How Facebook Cut Down the Crashes in Its iOS App

 
 
By Darryl K. Taft  |  Posted 2015-08-25 Print this article Print
 
 
 
 
 
 
 
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Thus the team tried a number of optimizations, such as cleaning up the cache and clearing the content, but the memory footprint of the app's process was always significantly increased after navigating to a Web view, the team said.

However, iOS 8 introduced a new class — WKWebView — that performs most of its work in a separate process, which means that most Web-view-related memory usage would not be attributed to the Facebook app’s process. In a low-memory event, the Web view's process could be killed and their app would be more likely to stay alive, the post said. “After we migrated our app to WKWebView, we did indeed see a significant reduction of OOMs in our app,” the engineers said in the post.

Yet, even after migrating to WKWebView, the team still found that a small memory leak could affect the OOM rate significantly, especially on the more memory-constrained devices. With the company’s frequent release schedule and many teams contributing to the app, Facebook knew it was important to both catch and prevent memory leaks in the apps they release. So the company used its CT-Scan infrastructure -- originally designed to test for mobile performance -- to log the amount of resident memory in the process, allowing CT-Scan to flag regressions as soon as they were introduced. This has helped to keep the OOM rate much lower than when the team first started working on it.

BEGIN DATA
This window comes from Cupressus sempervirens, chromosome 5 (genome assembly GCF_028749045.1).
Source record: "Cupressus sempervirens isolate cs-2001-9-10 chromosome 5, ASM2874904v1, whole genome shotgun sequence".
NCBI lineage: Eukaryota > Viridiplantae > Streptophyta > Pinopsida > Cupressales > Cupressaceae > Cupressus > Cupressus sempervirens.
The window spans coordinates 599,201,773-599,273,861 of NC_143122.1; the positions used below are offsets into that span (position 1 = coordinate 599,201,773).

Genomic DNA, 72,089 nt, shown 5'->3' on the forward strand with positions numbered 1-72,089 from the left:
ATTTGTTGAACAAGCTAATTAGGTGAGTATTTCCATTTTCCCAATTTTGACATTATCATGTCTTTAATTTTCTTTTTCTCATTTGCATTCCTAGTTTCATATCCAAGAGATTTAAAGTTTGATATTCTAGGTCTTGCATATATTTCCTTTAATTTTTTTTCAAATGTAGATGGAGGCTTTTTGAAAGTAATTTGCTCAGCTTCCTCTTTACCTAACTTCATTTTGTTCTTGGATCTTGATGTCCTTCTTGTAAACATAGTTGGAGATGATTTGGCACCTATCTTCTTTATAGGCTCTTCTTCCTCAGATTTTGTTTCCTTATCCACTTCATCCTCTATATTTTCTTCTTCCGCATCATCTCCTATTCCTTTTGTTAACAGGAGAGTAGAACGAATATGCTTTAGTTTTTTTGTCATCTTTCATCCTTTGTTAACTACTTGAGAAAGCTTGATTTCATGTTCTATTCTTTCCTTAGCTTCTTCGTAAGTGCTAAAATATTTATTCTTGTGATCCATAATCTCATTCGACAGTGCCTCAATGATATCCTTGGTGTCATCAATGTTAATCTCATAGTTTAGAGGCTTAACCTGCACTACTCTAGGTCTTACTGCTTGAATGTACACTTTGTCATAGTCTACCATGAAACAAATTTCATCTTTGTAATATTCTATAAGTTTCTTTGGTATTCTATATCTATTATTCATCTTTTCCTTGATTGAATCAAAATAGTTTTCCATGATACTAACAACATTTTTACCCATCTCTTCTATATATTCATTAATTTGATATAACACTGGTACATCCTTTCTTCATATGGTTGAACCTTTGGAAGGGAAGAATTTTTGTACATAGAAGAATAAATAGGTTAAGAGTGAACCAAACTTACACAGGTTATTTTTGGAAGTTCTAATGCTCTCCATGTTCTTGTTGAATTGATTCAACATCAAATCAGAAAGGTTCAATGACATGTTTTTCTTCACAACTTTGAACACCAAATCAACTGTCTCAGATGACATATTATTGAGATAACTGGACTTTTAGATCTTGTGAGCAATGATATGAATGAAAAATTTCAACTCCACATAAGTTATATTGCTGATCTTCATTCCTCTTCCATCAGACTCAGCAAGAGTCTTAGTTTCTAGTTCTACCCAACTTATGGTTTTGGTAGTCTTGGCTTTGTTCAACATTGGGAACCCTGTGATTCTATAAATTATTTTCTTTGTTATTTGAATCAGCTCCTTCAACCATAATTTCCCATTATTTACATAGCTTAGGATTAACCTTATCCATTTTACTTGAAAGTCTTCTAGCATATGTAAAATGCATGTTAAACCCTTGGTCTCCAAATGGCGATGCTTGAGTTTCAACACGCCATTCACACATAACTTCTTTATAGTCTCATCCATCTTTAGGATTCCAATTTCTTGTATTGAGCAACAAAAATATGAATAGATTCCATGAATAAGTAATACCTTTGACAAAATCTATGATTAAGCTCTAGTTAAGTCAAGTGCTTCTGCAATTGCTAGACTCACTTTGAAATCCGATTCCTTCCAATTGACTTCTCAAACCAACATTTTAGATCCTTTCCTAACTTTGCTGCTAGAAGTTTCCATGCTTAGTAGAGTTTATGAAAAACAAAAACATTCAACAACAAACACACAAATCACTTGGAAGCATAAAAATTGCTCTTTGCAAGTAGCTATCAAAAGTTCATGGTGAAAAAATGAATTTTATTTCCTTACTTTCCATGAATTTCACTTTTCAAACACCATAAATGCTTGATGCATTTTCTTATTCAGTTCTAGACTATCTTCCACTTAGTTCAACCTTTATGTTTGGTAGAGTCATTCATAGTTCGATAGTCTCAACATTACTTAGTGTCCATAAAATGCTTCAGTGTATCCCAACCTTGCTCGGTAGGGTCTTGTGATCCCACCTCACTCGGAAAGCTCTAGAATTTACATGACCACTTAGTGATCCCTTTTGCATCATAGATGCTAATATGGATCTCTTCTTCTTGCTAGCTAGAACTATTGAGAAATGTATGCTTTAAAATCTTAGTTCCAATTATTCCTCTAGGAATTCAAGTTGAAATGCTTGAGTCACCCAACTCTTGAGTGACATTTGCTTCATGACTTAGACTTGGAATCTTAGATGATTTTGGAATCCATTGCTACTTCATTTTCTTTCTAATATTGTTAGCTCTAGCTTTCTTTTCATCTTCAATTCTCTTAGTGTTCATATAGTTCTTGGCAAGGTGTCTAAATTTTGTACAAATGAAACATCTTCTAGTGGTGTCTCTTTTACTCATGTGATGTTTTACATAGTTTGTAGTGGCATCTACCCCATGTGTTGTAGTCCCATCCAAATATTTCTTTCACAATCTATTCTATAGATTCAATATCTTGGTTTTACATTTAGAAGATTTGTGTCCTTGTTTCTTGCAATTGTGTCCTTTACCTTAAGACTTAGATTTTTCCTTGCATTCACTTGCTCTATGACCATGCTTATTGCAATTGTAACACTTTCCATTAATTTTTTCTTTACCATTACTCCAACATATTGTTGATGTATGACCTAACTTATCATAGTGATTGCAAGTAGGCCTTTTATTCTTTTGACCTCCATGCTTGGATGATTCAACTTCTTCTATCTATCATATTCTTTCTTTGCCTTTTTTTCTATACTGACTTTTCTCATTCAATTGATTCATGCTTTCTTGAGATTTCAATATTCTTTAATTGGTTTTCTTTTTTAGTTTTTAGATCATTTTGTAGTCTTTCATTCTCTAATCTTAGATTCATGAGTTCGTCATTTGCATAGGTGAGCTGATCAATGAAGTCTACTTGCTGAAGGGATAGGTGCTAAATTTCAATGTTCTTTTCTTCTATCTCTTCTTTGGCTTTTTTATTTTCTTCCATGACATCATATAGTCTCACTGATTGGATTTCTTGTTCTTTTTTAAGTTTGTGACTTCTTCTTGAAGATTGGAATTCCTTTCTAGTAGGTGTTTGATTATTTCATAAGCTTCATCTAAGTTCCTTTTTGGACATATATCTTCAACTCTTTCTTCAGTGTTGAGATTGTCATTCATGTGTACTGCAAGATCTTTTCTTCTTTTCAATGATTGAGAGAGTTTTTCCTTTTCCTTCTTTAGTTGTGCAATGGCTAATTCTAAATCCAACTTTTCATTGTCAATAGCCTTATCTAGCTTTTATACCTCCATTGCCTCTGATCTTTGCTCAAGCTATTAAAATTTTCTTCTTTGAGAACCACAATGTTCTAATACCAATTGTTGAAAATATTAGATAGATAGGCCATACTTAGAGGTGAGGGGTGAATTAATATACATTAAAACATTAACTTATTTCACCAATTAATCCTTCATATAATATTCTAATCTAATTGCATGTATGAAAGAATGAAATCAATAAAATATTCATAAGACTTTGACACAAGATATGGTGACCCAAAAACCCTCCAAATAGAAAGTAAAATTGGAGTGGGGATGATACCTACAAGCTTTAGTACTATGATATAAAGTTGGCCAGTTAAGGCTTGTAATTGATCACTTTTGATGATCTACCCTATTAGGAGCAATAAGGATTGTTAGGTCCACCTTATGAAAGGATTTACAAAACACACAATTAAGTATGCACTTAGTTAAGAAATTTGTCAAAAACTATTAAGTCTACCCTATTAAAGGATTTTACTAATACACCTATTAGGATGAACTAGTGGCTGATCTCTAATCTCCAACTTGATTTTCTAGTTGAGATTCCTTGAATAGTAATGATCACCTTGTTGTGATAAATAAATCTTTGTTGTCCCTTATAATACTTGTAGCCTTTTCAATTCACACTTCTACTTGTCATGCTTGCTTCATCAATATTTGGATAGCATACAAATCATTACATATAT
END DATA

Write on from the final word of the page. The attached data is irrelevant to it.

However, the last key tactic the team used was to construct an in-app memory profiler, to allow profiling the app quickly by tracking all Objective-C object allocations. The team configured this in CT-Scan and in the internal builds of their app.

“Here's how it works: For each class in the system, it keeps a running count of how many instances are currently alive,” the post said. “We can query it at any point and log the current number of objects for each class. We can then analyze this data for any abnormalities release-to-release to identify changes in the overall allocation patterns of our app, usually helping identify leaks when any count shifts drastically. We managed to implement this in a way that is performant enough that it doesn't produce any noticeable impact in application performance to the user.”

After the company rolled out the changes to resolve memory issues in the Facebook iOS app, the team saw a significant decrease in (F)OOMs and in the number of user reports of the app crashing.

“OOM crashes were a blind spot for us because there is no formal system or API for observing the events and their frequency,” the post said. “No one likes it when an app suddenly closes.”

 



 
 
 
 
 
 
 
 
 
 
 
 
 

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